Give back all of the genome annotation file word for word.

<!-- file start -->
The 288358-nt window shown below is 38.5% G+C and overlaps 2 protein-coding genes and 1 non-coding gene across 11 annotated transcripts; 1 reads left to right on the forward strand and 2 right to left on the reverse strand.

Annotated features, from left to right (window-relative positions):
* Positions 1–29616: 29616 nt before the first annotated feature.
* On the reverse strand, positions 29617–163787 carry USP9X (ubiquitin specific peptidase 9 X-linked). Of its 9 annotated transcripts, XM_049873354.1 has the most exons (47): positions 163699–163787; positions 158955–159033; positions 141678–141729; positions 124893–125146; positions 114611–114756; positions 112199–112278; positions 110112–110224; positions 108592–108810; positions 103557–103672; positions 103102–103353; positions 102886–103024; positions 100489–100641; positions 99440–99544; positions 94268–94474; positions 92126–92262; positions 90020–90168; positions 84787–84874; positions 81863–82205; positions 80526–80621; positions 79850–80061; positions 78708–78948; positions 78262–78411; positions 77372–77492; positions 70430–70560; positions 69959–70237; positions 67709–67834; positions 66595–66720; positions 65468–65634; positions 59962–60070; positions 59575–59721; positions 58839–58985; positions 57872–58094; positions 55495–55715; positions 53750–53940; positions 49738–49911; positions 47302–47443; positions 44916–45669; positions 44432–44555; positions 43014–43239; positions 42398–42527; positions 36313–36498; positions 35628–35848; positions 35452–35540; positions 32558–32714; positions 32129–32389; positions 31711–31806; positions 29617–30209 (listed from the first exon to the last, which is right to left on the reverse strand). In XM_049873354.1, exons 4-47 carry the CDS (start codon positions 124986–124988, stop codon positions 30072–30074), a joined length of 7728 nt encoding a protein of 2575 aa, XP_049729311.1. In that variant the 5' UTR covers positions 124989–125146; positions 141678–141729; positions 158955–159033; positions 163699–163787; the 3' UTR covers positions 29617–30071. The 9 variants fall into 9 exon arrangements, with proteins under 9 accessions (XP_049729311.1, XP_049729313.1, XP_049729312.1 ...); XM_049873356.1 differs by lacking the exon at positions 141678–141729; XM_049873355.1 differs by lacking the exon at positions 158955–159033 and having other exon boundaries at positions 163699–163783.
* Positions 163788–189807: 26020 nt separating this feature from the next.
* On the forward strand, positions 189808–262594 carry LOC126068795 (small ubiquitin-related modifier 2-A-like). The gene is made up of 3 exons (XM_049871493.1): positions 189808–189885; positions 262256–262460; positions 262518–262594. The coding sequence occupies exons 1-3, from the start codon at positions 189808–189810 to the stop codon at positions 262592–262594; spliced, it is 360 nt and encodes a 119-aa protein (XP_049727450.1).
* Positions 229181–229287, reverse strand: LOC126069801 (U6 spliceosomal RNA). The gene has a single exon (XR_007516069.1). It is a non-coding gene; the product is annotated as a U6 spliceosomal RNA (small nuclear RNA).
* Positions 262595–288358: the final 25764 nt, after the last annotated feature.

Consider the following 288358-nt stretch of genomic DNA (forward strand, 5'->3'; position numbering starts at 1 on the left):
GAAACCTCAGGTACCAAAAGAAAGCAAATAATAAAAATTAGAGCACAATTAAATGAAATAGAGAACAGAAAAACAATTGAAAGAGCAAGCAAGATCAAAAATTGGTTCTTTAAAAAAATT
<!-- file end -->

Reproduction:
The 288358-nt window shown below is 38.5% G+C and overlaps 2 protein-coding genes and 1 non-coding gene across 11 annotated transcripts; 1 reads left to right on the forward strand and 2 right to left on the reverse strand.

Annotated features, from left to right (window-relative positions):
* Positions 1–29616: 29616 nt before the first annotated feature.
* On the reverse strand, positions 29617–163787 carry USP9X (ubiquitin specific peptidase 9 X-linked). Of its 9 annotated transcripts, XM_049873354.1 has the most exons (47): positions 163699–163787; positions 158955–159033; positions 141678–141729; positions 124893–125146; positions 114611–114756; positions 112199–112278; positions 110112–110224; positions 108592–108810; positions 103557–103672; positions 103102–103353; positions 102886–103024; positions 100489–100641; positions 99440–99544; positions 94268–94474; positions 92126–92262; positions 90020–90168; positions 84787–84874; positions 81863–82205; positions 80526–80621; positions 79850–80061; positions 78708–78948; positions 78262–78411; positions 77372–77492; positions 70430–70560; positions 69959–70237; positions 67709–67834; positions 66595–66720; positions 65468–65634; positions 59962–60070; positions 59575–59721; positions 58839–58985; positions 57872–58094; positions 55495–55715; positions 53750–53940; positions 49738–49911; positions 47302–47443; positions 44916–45669; positions 44432–44555; positions 43014–43239; positions 42398–42527; positions 36313–36498; positions 35628–35848; positions 35452–35540; positions 32558–32714; positions 32129–32389; positions 31711–31806; positions 29617–30209 (listed from the first exon to the last, which is right to left on the reverse strand). In XM_049873354.1, exons 4-47 carry the CDS (start codon positions 124986–124988, stop codon positions 30072–30074), a joined length of 7728 nt encoding a protein of 2575 aa, XP_049729311.1. In that variant the 5' UTR covers positions 124989–125146; positions 141678–141729; positions 158955–159033; positions 163699–163787; the 3' UTR covers positions 29617–30071. The 9 variants fall into 9 exon arrangements, with proteins under 9 accessions (XP_049729311.1, XP_049729313.1, XP_049729312.1 ...); XM_049873356.1 differs by lacking the exon at positions 141678–141729; XM_049873355.1 differs by lacking the exon at positions 158955–159033 and having other exon boundaries at positions 163699–163783.
* Positions 163788–189807: 26020 nt separating this feature from the next.
* On the forward strand, positions 189808–262594 carry LOC126068795 (small ubiquitin-related modifier 2-A-like). The gene is made up of 3 exons (XM_049871493.1): positions 189808–189885; positions 262256–262460; positions 262518–262594. The coding sequence occupies exons 1-3, from the start codon at positions 189808–189810 to the stop codon at positions 262592–262594; spliced, it is 360 nt and encodes a 119-aa protein (XP_049727450.1).
* Positions 229181–229287, reverse strand: LOC126069801 (U6 spliceosomal RNA). The gene has a single exon (XR_007516069.1). It is a non-coding gene; the product is annotated as a U6 spliceosomal RNA (small nuclear RNA).
* Positions 262595–288358: the final 25764 nt, after the last annotated feature.

Consider the following 288358-nt stretch of genomic DNA (forward strand, 5'->3'; position numbering starts at 1 on the left):
GAAACCTCAGGTACCAAAAGAAAGCAAATAATAAAAATTAGAGCACAATTAAATGAAATAGAGAACAGAAAAACAATTGAAAGAGCAAGCAAGATCAAAAATTGGTTCTTTAAAAAAATT